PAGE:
Illustration. Tips on giving a talk about your work

Unaccustomed as I am to…

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Giving a talk about your work is great publicity but it can be daunting standing up in front of a group of people. Here’s a few tips.

“Would you like to give a talk?” she asked.

Yes, of course, I’m a tutor and a photographer – talking is what I do.

“You get paid and there’s a free lunch.”

Sold, yes, where do I sign up? “How many will be there?” I asked, picturing myself for a moment as Stephen Fry in a black tie.

The vision faded. I’ve a lot of experience as a creative writing and photography tutor which involves cosy groups of around ten people. I worked as a trainer in industry but my biggest group there was fifteen.
“I think it’s usually around fifteen to twenty.”

Great, that sounds manageable.

Scroll forward a couple of weeks, I’ve had a nice lunch, the projector is fired up and I am standing in front of fifty-six eager faces. Oh, and they have just been eating lunch so they are spread out around tables like guests at a wedding. This is the U3A so they are all of retirement age, the majority are wearing hearing aids and there is no microphone. This is going to tax the teacher voice.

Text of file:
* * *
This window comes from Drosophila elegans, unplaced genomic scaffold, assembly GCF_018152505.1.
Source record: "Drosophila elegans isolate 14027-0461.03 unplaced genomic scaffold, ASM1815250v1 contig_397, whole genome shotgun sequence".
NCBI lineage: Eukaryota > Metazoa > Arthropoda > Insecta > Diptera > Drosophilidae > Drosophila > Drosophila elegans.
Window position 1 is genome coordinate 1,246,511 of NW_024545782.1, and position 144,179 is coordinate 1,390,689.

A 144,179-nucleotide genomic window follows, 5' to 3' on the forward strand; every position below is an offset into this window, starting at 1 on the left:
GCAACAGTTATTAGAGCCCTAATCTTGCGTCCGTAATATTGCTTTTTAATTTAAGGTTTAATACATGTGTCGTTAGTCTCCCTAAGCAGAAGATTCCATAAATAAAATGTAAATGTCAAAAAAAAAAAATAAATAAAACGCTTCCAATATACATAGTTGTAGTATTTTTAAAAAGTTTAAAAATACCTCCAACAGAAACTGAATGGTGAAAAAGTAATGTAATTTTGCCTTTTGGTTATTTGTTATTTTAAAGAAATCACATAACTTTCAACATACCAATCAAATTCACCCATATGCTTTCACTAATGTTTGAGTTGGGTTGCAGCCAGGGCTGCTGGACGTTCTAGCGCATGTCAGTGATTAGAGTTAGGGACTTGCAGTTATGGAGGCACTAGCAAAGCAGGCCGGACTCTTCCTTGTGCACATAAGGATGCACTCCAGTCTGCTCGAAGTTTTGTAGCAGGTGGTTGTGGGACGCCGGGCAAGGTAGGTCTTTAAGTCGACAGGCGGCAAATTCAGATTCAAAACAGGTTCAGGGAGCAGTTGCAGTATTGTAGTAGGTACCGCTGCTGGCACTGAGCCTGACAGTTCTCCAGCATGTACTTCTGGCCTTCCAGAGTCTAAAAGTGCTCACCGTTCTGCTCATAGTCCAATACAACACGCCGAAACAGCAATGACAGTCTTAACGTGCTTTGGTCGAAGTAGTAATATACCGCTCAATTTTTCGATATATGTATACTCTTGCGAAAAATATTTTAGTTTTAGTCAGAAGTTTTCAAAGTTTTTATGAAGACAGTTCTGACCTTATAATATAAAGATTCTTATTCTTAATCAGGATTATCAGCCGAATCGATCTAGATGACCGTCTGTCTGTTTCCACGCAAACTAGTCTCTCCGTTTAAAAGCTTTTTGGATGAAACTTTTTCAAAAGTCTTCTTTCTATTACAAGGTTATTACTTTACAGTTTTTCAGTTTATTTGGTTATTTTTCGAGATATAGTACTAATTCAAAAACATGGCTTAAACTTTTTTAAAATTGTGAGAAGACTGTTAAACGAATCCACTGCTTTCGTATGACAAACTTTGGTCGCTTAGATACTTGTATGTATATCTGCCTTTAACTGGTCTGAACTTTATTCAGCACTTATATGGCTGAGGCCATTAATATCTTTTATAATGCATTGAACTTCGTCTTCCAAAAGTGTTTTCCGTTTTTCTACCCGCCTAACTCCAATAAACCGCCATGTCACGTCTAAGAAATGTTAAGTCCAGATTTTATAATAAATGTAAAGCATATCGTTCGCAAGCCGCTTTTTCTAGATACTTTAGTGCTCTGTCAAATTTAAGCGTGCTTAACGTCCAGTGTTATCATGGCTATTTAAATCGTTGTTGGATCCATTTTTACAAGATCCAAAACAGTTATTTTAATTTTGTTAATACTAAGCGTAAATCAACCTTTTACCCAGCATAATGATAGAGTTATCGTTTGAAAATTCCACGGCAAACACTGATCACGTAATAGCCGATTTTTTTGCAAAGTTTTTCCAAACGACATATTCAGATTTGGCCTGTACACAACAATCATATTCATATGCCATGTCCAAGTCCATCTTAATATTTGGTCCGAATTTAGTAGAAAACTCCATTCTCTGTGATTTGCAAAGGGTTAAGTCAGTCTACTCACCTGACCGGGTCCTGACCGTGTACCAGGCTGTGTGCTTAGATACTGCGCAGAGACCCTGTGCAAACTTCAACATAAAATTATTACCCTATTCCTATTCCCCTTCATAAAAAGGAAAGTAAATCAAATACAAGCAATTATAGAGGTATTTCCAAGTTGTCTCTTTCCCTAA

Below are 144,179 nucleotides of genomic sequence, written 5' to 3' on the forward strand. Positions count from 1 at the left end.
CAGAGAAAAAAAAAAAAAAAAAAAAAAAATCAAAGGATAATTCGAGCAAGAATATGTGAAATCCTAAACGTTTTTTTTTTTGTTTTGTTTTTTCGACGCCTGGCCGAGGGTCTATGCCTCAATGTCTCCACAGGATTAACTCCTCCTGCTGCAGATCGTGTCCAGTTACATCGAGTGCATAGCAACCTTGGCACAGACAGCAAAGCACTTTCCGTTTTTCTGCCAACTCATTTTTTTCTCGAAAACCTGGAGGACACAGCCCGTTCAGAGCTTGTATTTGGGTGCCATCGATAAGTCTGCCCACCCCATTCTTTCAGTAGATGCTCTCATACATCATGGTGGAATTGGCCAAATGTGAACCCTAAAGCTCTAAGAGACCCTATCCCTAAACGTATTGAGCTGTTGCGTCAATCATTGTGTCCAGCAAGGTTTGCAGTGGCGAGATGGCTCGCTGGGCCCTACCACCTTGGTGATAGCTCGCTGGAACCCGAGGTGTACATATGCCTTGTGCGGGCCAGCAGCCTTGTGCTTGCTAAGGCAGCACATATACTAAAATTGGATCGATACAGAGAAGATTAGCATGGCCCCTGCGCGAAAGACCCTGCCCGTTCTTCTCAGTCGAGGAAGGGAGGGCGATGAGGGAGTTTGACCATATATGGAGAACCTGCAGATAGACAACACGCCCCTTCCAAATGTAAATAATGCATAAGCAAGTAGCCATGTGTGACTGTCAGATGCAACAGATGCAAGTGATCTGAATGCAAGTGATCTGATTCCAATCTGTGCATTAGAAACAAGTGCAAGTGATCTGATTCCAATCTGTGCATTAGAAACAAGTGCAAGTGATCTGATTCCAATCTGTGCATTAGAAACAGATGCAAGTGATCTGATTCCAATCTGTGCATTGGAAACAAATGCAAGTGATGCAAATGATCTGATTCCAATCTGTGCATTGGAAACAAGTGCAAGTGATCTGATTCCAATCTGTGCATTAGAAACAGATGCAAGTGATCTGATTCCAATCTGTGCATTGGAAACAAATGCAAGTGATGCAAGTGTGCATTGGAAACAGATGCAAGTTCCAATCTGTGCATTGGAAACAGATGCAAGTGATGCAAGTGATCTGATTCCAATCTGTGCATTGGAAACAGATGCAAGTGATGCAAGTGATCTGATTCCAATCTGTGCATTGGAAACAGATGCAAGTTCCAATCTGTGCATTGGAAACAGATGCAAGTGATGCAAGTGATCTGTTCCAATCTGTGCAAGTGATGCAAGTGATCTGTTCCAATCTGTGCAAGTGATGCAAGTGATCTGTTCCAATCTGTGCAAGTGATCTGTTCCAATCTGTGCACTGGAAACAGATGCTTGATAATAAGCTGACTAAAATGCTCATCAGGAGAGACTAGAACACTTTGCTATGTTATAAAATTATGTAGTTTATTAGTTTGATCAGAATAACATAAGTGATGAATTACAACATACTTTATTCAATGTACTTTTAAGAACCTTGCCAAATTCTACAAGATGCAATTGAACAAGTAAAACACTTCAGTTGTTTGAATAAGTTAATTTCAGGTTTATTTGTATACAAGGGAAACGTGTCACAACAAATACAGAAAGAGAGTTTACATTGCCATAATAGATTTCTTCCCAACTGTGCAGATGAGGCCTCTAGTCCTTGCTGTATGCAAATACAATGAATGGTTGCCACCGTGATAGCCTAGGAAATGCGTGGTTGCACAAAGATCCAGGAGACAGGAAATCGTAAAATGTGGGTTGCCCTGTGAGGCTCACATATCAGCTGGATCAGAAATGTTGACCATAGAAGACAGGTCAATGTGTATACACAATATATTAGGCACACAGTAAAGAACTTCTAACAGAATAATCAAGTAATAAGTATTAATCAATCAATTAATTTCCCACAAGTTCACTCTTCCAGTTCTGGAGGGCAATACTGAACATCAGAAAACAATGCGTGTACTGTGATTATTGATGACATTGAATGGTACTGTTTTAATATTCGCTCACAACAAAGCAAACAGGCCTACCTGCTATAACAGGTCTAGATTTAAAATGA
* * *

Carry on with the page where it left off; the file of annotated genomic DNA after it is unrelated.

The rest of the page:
Good advice when speaking to a group is, talk to the back wall. It helps you to project your voice. In this case, the back wall was an awfully long way away.

Here’s a few more tips on giving a talk

Make it fun – tell stories. Forty years as a photographer has given me a rich fund of stories but I never use these just as a story. I use them to illustrate points. If people remember the story they often remember the message as well.

Keep away from the technical. OK some people will relish knowing that you took the picture at 1/125 of a second at f8 using an Olympus OM5 with your zoom lens set at 26mm but most will be more interested in how you thought about the composition, how you climbed a stepladder to get the best viewpoint – especially if you fell off (yes it did happen but there was a soft landing).

Powerpoint does the pictures – you do the words. Ever been to one of those presentations where the speaker puts everything they say up on the screen as bullet points. It’s boring, and worse, it’s confusing.